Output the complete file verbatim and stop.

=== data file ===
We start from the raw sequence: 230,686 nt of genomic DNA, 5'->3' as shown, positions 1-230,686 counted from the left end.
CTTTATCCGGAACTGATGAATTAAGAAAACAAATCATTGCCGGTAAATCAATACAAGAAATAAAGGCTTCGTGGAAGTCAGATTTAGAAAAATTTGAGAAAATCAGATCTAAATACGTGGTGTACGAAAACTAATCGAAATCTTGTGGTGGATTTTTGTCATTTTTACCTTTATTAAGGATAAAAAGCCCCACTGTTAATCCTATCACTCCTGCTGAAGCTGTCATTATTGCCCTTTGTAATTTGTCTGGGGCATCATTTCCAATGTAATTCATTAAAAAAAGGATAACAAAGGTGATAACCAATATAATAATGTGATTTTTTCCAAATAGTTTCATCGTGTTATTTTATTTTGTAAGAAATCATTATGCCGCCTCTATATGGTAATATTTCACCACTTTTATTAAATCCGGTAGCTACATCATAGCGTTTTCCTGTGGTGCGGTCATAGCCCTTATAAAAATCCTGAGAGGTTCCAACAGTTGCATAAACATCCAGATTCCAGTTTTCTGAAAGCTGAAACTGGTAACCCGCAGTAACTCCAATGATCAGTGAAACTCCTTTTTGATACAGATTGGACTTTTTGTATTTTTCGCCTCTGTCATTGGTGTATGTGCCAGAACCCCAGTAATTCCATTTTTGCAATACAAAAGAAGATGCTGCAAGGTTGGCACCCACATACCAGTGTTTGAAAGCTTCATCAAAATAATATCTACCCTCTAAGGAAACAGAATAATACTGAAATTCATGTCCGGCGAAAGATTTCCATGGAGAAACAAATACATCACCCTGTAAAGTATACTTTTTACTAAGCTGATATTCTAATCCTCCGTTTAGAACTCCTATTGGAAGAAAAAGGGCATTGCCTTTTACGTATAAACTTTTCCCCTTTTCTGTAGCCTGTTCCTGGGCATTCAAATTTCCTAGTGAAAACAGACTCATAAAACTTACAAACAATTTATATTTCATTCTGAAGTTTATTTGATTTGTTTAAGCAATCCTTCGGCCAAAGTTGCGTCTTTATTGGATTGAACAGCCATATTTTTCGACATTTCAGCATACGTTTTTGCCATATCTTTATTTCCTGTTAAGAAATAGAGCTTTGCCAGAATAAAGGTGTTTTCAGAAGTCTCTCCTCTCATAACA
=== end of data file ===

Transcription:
We start from the raw sequence: 230,686 nt of genomic DNA, 5'->3' as shown, positions 1-230,686 counted from the left end.
CTTTATCCGGAACTGATGAATTAAGAAAACAAATCATTGCCGGTAAATCAATACAAGAAATAAAGGCTTCGTGGAAGTCAGATTTAGAAAAATTTGAGAAAATCAGATCTAAATACGTGGTGTACGAAAACTAATCGAAATCTTGTGGTGGATTTTTGTCATTTTTACCTTTATTAAGGATAAAAAGCCCCACTGTTAATCCTATCACTCCTGCTGAAGCTGTCATTATTGCCCTTTGTAATTTGTCTGGGGCATCATTTCCAATGTAATTCATTAAAAAAAGGATAACAAAGGTGATAACCAATATAATAATGTGATTTTTTCCAAATAGTTTCATCGTGTTATTTTATTTTGTAAGAAATCATTATGCCGCCTCTATATGGTAATATTTCACCACTTTTATTAAATCCGGTAGCTACATCATAGCGTTTTCCTGTGGTGCGGTCATAGCCCTTATAAAAATCCTGAGAGGTTCCAACAGTTGCATAAACATCCAGATTCCAGTTTTCTGAAAGCTGAAACTGGTAACCCGCAGTAACTCCAATGATCAGTGAAACTCCTTTTTGATACAGATTGGACTTTTTGTATTTTTCGCCTCTGTCATTGGTGTATGTGCCAGAACCCCAGTAATTCCATTTTTGCAATACAAAAGAAGATGCTGCAAGGTTGGCACCCACATACCAGTGTTTGAAAGCTTCATCAAAATAATATCTACCCTCTAAGGAAACAGAATAATACTGAAATTCATGTCCGGCGAAAGATTTCCATGGAGAAACAAATACATCACCCTGTAAAGTATACTTTTTACTAAGCTGATATTCTAATCCTCCGTTTAGAACTCCTATTGGAAGAAAAAGGGCATTGCCTTTTACGTATAAACTTTTCCCCTTTTCTGTAGCCTGTTCCTGGGCATTCAAATTTCCTAGTGAAAACAGACTCATAAAACTTACAAACAATTTATATTTCATTCTGAAGTTTATTTGATTTGTTTAAGCAATCCTTCGGCCAAAGTTGCGTCTTTATTGGATTGAACAGCCATATTTTTCGACATTTCAGCATACGTTTTTGCCATATCTTTATTTCCTGTTAAGAAATAGAGCTTTGCCAGAATAAAGGTGTTTTCAGAAGTCTCTCCTCTCATAACA